Soaking liquid: You could soak the dry fruits in alcohol (brandy, rum, cognac, etc) or in unsweetened fruit juice. For Natasha’s little cake I used freshly squeezed orange juice. A combination of orange and cranberry juice or apple juice would be good too. Black tea such as a Darjeeling tea, pre-soaked in cup of very hot water, could make an effective non alcoholic substitute. The dry fruits and nuts are the hero in this cake, The flour, butter and eggs are put to use to hold the fruits together and shape the cake.
Step 2: Preparing the Baking Tin : The recipe below is for an 8″ square tin, or a 9″ round one, or you could bake the cake in smaller tins or a round bundt tin. The Christmas cake is to be baked on low heat for a long time, so that it cooks evenly without burning. It is important to line the baking tin with parchment paper or grease proof paper.
I did not have brown parchment paper so I used the white one, but I have heard that brown parchment is of more use in keeping the cake sides and bottom from browning too fast or burning.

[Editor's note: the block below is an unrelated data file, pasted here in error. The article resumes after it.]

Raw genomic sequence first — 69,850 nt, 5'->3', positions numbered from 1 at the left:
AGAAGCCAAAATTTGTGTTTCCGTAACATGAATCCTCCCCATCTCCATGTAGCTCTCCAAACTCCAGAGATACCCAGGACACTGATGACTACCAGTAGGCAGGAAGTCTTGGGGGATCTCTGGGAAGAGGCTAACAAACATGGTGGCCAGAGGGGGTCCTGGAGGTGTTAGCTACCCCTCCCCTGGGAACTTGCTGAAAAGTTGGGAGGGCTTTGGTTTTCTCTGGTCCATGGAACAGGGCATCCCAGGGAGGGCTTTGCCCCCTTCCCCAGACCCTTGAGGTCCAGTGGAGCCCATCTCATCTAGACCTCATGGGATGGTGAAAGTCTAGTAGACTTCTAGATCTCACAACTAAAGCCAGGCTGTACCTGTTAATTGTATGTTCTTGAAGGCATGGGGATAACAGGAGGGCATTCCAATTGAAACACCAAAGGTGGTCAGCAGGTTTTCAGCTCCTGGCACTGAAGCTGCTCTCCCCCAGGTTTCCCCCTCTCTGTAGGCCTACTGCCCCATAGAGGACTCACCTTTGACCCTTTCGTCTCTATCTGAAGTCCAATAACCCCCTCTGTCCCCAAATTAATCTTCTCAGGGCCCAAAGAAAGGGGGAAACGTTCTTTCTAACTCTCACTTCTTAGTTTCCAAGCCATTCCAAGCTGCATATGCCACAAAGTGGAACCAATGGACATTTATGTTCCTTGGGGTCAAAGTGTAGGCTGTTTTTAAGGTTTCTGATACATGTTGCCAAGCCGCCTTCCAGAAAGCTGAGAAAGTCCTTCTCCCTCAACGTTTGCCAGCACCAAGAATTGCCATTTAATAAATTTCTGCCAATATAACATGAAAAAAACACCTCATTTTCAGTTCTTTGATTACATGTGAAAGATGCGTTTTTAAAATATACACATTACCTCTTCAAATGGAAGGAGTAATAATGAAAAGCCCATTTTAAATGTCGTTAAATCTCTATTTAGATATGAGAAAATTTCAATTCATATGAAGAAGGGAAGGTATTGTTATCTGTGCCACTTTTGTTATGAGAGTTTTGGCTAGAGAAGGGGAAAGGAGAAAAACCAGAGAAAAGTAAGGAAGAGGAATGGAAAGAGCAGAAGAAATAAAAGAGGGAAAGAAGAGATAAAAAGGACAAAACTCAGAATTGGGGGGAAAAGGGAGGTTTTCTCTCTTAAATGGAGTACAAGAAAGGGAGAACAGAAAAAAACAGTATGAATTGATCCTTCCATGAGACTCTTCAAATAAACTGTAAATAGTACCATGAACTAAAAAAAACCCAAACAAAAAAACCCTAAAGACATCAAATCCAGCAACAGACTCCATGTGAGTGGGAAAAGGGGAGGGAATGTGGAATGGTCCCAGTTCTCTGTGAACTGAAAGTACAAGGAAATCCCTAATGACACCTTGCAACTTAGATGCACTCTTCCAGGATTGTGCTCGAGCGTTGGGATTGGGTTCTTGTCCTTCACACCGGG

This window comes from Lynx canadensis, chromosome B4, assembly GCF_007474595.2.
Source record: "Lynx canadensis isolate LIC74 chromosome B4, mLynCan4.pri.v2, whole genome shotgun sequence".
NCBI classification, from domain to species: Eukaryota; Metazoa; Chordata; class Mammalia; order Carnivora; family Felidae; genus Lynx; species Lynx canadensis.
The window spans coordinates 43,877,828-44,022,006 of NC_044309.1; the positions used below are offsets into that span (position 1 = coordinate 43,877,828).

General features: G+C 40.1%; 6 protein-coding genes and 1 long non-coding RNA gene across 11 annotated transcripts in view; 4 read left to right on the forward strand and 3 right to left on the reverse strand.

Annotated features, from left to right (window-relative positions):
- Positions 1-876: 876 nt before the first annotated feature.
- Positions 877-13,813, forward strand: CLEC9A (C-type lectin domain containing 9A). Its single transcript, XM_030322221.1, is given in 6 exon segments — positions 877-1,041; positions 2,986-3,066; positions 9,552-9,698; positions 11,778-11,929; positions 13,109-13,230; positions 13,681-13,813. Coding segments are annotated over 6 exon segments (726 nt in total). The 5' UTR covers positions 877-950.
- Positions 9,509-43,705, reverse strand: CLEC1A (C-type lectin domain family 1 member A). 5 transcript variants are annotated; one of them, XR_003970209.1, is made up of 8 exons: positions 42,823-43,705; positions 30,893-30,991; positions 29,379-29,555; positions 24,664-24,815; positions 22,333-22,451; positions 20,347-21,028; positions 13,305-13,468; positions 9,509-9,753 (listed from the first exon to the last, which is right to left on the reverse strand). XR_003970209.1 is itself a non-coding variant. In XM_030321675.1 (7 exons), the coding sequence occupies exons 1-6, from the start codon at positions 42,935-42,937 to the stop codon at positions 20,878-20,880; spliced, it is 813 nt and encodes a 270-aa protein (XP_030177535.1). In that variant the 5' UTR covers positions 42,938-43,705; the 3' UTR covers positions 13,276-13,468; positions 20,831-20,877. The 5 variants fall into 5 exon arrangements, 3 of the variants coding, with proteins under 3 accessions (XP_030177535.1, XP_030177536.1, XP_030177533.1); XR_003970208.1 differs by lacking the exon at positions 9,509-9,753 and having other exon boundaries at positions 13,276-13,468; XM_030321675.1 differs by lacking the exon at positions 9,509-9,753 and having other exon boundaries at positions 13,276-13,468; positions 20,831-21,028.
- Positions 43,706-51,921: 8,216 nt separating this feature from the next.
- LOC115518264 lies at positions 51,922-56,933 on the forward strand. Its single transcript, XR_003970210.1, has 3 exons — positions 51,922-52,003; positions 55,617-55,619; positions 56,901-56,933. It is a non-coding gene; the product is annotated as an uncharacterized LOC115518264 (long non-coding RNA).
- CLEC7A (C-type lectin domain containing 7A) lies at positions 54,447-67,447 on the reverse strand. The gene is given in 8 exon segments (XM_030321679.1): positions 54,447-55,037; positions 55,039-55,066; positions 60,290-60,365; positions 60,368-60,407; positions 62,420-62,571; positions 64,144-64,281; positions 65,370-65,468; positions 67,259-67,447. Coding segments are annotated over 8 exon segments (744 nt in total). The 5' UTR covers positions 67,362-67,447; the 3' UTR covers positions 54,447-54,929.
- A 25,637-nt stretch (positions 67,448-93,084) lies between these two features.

Grease the tin all around and use 2-3 layers of the parchment paper, lining the bottom and all sides of the tin, with an inch or two of paper protruding from the top of the tin on all sides. Some bakers suggest wrapping the outside of the cake tin too, with brown paper and tying it in place, so help ensure the cake does not overcook.
Step 3: Preparing the ingredients:
Check the list of ingredients below for the rich Christmas Fruit cake and ensure you have brought them all, specially the eggs and butter, to room temperature. You may even need to keep the butter out overnight for it to come up to room temperature, depending on the climate.
Measure all the ingredients and keep them ready. Mix the spices in the proportion given in the ingredients below.
Grind the almonds in a processor (unless you are using processed almond flour). Measure the flour and then sieve it along with the baking powder so that the baking powder gets dispersed into the flour. Chop the walnuts into small pieces.